As part of the AFCO committee, I was involved in the assessment of the new commissioners’ integrity. In the end, we were able to prevent three candidates, which had severe conflicts of interest. In the long run; however, I fight for the creation of an independent EU ethics body whose purpose would be ensure the integrity of the EU institutions. Another topic that I continue to push in the AFCO committee is the improvement of the lobby register tool in order to make decision making more transparent. I am also in the TRAN committee where our goal is to make transport more sustainable. My favourite project is the expansion of the European night train grid.
MW: Why did you decide to run as a member of the European Parliament? Continue reading “Brussels from afar: Interview with MEP Daniel Freund”
Interview conducted by Hannah Bieber
Emilio Dogliani (2018-2020) is Italian and studied Euroculture at the University of Göttingen, Germany, and at the University of Strasbourg, France. Before applying for the master’s degree, he did a BA in European Languages and Cultures at the University of Groningen, Netherlands. He applied for Euroculture because the programme allowed him to combine politics and culture and gave him the opportunity to do an internship, but also because he wanted to study in Germany and practice his German. He chose the professional track for his third semester and did an internship at the Commission of the Bishops’ Conferences of the European Union (COMECE) in Brussels, Belgium.
Euroculturer Magazine: What were your expectations when you applied/started the Euroculture MA and does it match the reality at the moment?
Emilio Dogliani: When I applied for Euroculture, I expected the programme to be very strict and with in-depth and specific courses that would allow me to learn a bit more about political sciences and European institutions, in a very international environment. The international dimension of the programme certainly was there, I continued in fact to work and study with many people from abroad, as I had already done during my BA. The focus on political sciences and the depth of the courses lacked a bit, as far as I am concerned. I expected the courses to be very specific and the workload to be pretty heavy, since Euroculture is in the end a Master’s. However, I found that the interdisciplinary aspect of the Programme, which is a plus compared to other monothematic MAs, was in some cases a hindrance to the knowledge that we as students could acquire. I also expected the evaluation methods to be more strict and knowledge-based, as almost all students come from very different academic backgrounds, but in the end the skill-learning seemed to fairly prevail on the topics learnt.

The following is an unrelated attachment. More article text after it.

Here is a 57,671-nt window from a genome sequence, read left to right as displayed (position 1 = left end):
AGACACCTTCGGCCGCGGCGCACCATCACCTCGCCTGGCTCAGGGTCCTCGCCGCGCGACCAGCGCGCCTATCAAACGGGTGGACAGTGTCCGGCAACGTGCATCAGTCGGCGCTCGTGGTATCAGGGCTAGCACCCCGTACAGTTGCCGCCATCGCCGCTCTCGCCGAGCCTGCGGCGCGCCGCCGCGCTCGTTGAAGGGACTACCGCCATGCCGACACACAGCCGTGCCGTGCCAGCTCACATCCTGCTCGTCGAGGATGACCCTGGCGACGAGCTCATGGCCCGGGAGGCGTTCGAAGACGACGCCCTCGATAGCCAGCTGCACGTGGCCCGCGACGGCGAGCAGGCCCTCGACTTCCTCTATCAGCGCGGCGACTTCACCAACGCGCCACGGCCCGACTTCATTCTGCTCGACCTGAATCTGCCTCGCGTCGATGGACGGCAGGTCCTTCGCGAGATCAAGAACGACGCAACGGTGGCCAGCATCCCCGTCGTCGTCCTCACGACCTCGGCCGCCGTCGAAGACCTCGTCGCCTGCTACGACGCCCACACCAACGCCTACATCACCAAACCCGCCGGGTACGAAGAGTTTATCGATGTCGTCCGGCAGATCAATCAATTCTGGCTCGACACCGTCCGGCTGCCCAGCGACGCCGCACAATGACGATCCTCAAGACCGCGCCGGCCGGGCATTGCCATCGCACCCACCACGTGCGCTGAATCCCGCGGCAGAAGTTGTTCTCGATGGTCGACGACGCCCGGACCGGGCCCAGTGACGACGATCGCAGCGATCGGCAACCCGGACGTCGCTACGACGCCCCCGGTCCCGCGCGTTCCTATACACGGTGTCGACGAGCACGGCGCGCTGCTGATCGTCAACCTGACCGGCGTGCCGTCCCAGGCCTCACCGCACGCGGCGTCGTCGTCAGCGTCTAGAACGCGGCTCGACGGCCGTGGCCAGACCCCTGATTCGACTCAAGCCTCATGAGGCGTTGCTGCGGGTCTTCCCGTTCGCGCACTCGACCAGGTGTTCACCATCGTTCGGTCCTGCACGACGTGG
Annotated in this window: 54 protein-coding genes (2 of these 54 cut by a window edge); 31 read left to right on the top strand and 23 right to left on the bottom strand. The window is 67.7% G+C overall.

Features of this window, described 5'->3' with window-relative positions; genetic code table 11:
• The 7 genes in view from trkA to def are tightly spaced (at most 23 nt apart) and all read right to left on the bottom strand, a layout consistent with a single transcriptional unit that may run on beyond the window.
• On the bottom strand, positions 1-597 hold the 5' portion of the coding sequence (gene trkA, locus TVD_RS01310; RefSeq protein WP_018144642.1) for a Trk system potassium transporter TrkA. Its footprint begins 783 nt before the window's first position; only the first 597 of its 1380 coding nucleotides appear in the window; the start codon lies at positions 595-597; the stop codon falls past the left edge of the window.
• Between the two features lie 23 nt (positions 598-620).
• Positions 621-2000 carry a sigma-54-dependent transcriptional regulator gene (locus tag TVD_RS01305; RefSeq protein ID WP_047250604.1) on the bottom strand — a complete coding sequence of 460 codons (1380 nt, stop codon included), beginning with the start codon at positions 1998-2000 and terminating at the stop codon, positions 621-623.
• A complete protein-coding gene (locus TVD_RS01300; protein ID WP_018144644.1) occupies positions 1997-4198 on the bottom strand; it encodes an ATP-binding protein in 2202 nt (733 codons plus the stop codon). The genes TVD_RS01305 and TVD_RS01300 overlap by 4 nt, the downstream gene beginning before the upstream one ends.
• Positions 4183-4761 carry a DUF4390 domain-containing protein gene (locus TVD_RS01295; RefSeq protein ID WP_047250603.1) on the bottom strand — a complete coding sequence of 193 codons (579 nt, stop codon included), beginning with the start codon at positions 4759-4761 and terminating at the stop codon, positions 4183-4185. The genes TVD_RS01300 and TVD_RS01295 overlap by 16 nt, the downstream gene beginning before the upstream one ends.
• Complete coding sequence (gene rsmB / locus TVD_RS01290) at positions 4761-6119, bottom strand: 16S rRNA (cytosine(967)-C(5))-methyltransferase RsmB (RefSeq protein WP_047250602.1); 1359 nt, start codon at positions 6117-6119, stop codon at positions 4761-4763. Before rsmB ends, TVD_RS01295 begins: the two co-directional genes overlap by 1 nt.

EM: What was the most difficult thing you encountered after starting the program? Continue reading “My Third Semester: Internship at COMECE, Brussels, Belgium”
Interview conducted by Hannah Bieber
Arianna Rizzi (2018-2020) is an Italian and Swiss Euroculture Student who spent her first semester in Strasbourg, France, and her second semester in Groningen, Netherlands. After studying Communication Sciences at the Università della Svizzera Italiana in Lugano, Switzerland, she applied for the Euroculture MA because she wanted to switch her study path towards political and cultural studies. She also wanted to add an international experience to her resume. For her third semester, she did an internship at the Council of the European Union in Brussels, Belgium.
Euroculturer Magazine: What were your expectations when you applied for the Euroculture MA and does it match the reality at the moment?
Arianna Rizzi: When I applied for Euroculture, I had no specific expectations: I just liked the idea that, as follow-up to my Bachelor’s in Communication Sciences, I could delve into European political and cultural studies. Maybe I expected the degree to be more focused on Europe and the EU in political terms, but in the end I really appreciated its sociological take on many Europe-related issues.
EM: What was the most difficult thing you encountered after starting the program? Continue reading “My Third Semester: Internship at the Council of the EU in Brussels, Belgium”